Land Holdings I, LLC, (the “Owner”), sought to expunge a lien filed by GSI Services, LLC (the “Subcontractor”). The chancellor denied the Owner’s petition to expunge the lien because the Subcontractor performed work at the property, a casino, within ninety days of filing its lien. The Owner appeals.
Statement of Issue:
The Owner raised only one issue on appeal: Whether the trial court erred in failing to apply the dictates of Mississippi’s Little Miller Act, Mississippi Code Section 31-5-51 (Rev. 2010), and the federal Miller Act, 40 U.S.C.A. § 3133 (West 2006), to Mississippi’s construction-lien-statute requirement of filing a lien within ninety days of the lien claimant’s “last work performed.”
The Owner argued that Subcontractor failed to file its notice of lien within ninety days of the last work performed. The Owner alleged that the project was substantially completed in December 2015 and that the only remaining work was remedial or corrective work that was neither significant nor crucial to the operation or functioning of the project. After the Owner fully paid the contract amount to the general contractor, the general contractor withheld payment of money owed to the Subcontractor, contending that the Subcontractor had not performed all work under the contract. The opinion does not indicate whether the Owner obtained an affidavit or sworn statement from the general contractor as to payment for work, materials or services provided, as contemplated by Miss. Code Section 85-7-405(2)(c).
Miss. Code Ann. 85-7-405 is Mississippi’s comprehensive lien statute and reads, in pertinent part that:
The filing for record of the claim of lien in the office of the clerk of the chancery court of the county where the property is located within ninety (90) days after the claimant’s last work performed, labor, services or materials provided, . . . .
The Owner argued that the legislature’s intent in enacting the construction lien framework in 2014 was that the construction lien statute would conform with the Little Miller Act, in order to provide predictability for the newly enacted statute. The owner cited to a video of the Senate Floor debate and two cases finding that “labor,” for purposes of Miller Act limitations period, does not include remedial or corrective work, even if performed as a contractual duty, if such remedial or corrective work was neither significant nor crucial to the operation or functioning of the project.” Citing United States ex rel. T.L. Wallace Constr., Inc. v. Fireman’s Fund Ins. Co., 790 F.Supp. 680, 684 (S.D. Miss. 1992). See also Gen. Ins. Co. of Am. v. United States ex rel. Audley Moore & Son, 409 F.2d 1326, 1327 (5th Cir. 1969).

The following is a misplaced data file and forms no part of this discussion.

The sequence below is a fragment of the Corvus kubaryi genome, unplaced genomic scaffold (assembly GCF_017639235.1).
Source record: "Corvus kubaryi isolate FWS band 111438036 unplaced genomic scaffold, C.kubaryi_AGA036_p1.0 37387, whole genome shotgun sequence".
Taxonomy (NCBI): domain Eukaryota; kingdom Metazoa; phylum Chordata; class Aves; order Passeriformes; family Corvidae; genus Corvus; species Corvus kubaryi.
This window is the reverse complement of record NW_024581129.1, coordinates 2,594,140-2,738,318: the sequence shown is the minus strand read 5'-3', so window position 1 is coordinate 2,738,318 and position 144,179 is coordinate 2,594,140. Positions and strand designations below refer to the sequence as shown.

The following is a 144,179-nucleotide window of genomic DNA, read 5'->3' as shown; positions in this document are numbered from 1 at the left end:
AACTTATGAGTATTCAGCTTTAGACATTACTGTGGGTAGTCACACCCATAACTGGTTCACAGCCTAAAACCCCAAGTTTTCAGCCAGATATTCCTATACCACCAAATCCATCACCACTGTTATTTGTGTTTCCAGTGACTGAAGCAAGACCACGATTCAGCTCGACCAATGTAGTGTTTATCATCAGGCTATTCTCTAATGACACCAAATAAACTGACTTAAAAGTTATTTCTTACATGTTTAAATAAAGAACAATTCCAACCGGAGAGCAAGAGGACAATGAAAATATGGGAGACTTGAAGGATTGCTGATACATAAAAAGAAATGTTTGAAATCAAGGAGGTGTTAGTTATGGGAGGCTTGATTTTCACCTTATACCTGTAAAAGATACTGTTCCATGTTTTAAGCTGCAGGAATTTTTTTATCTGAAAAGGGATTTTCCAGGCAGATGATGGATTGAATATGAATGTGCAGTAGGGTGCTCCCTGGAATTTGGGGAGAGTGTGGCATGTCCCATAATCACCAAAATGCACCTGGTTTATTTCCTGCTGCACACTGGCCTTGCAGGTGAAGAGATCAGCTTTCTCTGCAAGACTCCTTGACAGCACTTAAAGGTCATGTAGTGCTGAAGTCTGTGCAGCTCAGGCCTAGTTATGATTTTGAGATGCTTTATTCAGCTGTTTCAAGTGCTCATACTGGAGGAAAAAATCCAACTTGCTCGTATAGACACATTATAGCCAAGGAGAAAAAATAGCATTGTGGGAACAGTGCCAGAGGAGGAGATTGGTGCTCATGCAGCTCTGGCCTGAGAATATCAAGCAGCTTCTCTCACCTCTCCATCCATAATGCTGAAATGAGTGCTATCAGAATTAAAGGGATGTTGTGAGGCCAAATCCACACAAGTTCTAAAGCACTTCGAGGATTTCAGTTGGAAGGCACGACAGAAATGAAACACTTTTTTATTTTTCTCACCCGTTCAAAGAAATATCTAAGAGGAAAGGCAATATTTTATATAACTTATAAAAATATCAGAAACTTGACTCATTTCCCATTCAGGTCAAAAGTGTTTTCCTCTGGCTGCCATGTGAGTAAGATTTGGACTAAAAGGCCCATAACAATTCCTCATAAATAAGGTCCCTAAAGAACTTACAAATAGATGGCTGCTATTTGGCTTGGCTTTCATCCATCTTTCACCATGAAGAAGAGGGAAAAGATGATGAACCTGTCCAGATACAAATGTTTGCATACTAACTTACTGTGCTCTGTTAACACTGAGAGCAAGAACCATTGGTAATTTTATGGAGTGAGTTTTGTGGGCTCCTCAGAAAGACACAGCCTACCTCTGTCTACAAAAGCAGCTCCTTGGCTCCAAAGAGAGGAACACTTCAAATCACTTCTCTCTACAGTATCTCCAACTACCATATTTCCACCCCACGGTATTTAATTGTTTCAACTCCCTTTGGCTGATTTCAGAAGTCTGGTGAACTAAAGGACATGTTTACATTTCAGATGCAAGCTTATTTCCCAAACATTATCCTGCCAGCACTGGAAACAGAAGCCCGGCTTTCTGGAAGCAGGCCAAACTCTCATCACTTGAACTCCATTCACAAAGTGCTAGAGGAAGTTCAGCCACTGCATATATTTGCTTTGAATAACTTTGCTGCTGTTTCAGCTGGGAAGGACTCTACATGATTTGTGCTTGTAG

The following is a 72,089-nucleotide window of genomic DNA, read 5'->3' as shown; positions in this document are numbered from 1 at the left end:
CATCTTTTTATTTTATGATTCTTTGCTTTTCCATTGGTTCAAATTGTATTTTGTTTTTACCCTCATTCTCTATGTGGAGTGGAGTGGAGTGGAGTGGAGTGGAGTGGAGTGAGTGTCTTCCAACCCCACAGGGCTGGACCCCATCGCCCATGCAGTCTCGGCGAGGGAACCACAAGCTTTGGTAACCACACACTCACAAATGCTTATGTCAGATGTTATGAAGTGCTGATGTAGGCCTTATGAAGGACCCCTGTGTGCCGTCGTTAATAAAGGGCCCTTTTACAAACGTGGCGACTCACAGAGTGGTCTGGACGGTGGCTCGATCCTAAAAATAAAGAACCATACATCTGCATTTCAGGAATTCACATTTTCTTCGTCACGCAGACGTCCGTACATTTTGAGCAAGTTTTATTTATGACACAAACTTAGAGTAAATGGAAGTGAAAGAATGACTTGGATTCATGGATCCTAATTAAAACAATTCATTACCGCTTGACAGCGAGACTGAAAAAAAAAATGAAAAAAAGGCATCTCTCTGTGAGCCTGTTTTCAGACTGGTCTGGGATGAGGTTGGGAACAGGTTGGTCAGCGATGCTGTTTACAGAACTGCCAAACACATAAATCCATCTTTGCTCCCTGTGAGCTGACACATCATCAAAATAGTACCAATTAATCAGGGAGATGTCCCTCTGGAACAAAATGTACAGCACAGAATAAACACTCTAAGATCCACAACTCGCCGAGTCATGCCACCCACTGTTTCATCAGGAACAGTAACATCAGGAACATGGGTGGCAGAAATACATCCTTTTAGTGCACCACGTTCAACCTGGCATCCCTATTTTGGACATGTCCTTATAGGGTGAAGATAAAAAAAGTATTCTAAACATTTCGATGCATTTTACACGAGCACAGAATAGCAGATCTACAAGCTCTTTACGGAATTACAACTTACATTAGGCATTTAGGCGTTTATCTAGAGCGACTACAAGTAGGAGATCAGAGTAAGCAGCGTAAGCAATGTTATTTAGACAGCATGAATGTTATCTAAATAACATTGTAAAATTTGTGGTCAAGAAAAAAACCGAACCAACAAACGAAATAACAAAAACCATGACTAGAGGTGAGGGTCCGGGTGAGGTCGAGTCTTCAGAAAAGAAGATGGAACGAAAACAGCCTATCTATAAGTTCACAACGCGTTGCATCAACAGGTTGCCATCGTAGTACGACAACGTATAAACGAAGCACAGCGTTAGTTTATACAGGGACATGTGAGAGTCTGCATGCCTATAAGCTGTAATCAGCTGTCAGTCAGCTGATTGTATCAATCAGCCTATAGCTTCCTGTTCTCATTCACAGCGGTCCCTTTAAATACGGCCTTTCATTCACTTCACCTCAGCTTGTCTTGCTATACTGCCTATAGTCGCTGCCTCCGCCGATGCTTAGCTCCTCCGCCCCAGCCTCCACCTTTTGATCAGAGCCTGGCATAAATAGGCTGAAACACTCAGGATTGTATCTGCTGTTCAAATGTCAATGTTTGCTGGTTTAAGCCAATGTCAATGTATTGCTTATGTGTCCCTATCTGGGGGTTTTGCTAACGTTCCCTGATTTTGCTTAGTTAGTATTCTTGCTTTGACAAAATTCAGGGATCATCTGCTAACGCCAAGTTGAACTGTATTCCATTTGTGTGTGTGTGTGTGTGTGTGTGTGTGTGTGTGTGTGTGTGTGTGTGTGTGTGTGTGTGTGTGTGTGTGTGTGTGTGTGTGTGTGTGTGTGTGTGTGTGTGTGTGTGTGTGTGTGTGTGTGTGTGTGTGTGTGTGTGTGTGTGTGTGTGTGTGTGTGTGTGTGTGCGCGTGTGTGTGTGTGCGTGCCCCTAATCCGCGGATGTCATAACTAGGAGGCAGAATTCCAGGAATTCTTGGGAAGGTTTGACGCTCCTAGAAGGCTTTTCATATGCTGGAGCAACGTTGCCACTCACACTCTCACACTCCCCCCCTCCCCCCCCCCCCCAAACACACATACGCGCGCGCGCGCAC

The Owner asked the Court to interpret Miss. Code Ann. 85-7-405 based on federal courts’ interpretations of the phrase “last work performed” as it relates to the Miller Act (40 U.S.C. § 3133) and the Little Miller Act (Miss. Code Ann. § 31-5-53). The Miller Act and the Little Miller Act are both statutory schemes relating to public works projects. Each contains requirements for prime contractors to obtain bonds and provides for actions against those bonds. However, the Court concluded that today’s case does not concern a public-works project or bonds.
The Supreme Court found that the chancellor properly interpreted Miss. Code Ann. 85-7-405 as written and applied the facts of the case to the requirements of the statute. The chancellor determined that the Subcontractor provided labor, services, and/or material required by the contract and at the direction of the Owner within ninety days of the lien’s being filed. The Subcontractor fully complied with section 85-7-405 by filing its lien within ninety days of its “last work performed, labor, services or materials provided. . . .”
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CREDIT: Article submitted by Brad Jones, Vice President/Claims Counsel for Old Republic National Title Insurance Company